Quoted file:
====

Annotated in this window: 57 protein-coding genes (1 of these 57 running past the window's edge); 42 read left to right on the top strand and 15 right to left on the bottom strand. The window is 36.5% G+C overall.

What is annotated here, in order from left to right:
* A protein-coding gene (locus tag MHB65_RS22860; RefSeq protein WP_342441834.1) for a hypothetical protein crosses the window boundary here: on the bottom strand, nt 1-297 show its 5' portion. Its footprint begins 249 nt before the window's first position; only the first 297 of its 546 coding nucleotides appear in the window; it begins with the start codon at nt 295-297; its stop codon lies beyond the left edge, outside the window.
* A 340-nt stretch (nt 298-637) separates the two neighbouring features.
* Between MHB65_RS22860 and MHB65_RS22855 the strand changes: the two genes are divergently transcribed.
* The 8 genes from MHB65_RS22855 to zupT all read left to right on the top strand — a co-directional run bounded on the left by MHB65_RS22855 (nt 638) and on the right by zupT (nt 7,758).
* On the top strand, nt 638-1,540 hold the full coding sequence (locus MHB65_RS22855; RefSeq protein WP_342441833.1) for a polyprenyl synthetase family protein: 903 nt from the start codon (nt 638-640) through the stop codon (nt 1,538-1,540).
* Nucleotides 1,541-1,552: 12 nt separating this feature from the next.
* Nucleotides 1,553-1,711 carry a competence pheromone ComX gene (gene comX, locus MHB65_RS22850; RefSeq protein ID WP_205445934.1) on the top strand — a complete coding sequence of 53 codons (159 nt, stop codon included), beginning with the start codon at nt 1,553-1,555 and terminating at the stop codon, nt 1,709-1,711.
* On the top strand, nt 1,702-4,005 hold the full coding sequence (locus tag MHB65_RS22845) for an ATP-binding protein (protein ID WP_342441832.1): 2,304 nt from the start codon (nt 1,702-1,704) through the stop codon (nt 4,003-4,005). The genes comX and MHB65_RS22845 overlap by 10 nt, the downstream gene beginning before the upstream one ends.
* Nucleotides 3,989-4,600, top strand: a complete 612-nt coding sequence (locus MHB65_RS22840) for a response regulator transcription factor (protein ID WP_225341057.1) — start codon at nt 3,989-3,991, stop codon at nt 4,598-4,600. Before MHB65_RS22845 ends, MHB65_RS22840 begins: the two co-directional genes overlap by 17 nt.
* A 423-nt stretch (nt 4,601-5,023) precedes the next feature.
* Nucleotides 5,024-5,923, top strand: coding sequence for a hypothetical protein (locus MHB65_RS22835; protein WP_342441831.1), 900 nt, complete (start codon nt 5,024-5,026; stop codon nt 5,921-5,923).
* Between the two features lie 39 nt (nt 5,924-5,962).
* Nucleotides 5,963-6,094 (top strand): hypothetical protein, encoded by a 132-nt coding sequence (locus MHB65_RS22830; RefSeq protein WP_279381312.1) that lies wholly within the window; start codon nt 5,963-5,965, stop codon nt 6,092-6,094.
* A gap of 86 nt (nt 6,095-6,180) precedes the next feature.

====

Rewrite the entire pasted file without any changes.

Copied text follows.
Annotated in this window: 57 protein-coding genes (1 of these 57 running past the window's edge); 42 read left to right on the top strand and 15 right to left on the bottom strand. The window is 36.5% G+C overall.

What is annotated here, in order from left to right:
* A protein-coding gene (locus tag MHB65_RS22860; RefSeq protein WP_342441834.1) for a hypothetical protein crosses the window boundary here: on the bottom strand, nt 1-297 show its 5' portion. Its footprint begins 249 nt before the window's first position; only the first 297 of its 546 coding nucleotides appear in the window; it begins with the start codon at nt 295-297; its stop codon lies beyond the left edge, outside the window.
* A 340-nt stretch (nt 298-637) separates the two neighbouring features.
* Between MHB65_RS22860 and MHB65_RS22855 the strand changes: the two genes are divergently transcribed.
* The 8 genes from MHB65_RS22855 to zupT all read left to right on the top strand — a co-directional run bounded on the left by MHB65_RS22855 (nt 638) and on the right by zupT (nt 7,758).
* On the top strand, nt 638-1,540 hold the full coding sequence (locus MHB65_RS22855; RefSeq protein WP_342441833.1) for a polyprenyl synthetase family protein: 903 nt from the start codon (nt 638-640) through the stop codon (nt 1,538-1,540).
* Nucleotides 1,541-1,552: 12 nt separating this feature from the next.
* Nucleotides 1,553-1,711 carry a competence pheromone ComX gene (gene comX, locus MHB65_RS22850; RefSeq protein ID WP_205445934.1) on the top strand — a complete coding sequence of 53 codons (159 nt, stop codon included), beginning with the start codon at nt 1,553-1,555 and terminating at the stop codon, nt 1,709-1,711.
* On the top strand, nt 1,702-4,005 hold the full coding sequence (locus tag MHB65_RS22845) for an ATP-binding protein (protein ID WP_342441832.1): 2,304 nt from the start codon (nt 1,702-1,704) through the stop codon (nt 4,003-4,005). The genes comX and MHB65_RS22845 overlap by 10 nt, the downstream gene beginning before the upstream one ends.
* Nucleotides 3,989-4,600, top strand: a complete 612-nt coding sequence (locus MHB65_RS22840) for a response regulator transcription factor (protein ID WP_225341057.1) — start codon at nt 3,989-3,991, stop codon at nt 4,598-4,600. Before MHB65_RS22845 ends, MHB65_RS22840 begins: the two co-directional genes overlap by 17 nt.
* A 423-nt stretch (nt 4,601-5,023) precedes the next feature.
* Nucleotides 5,024-5,923, top strand: coding sequence for a hypothetical protein (locus MHB65_RS22835; protein WP_342441831.1), 900 nt, complete (start codon nt 5,024-5,026; stop codon nt 5,921-5,923).
* Between the two features lie 39 nt (nt 5,924-5,962).
* Nucleotides 5,963-6,094 (top strand): hypothetical protein, encoded by a 132-nt coding sequence (locus MHB65_RS22830; RefSeq protein WP_279381312.1) that lies wholly within the window; start codon nt 5,963-5,965, stop codon nt 6,092-6,094.
* A gap of 86 nt (nt 6,095-6,180) precedes the next feature.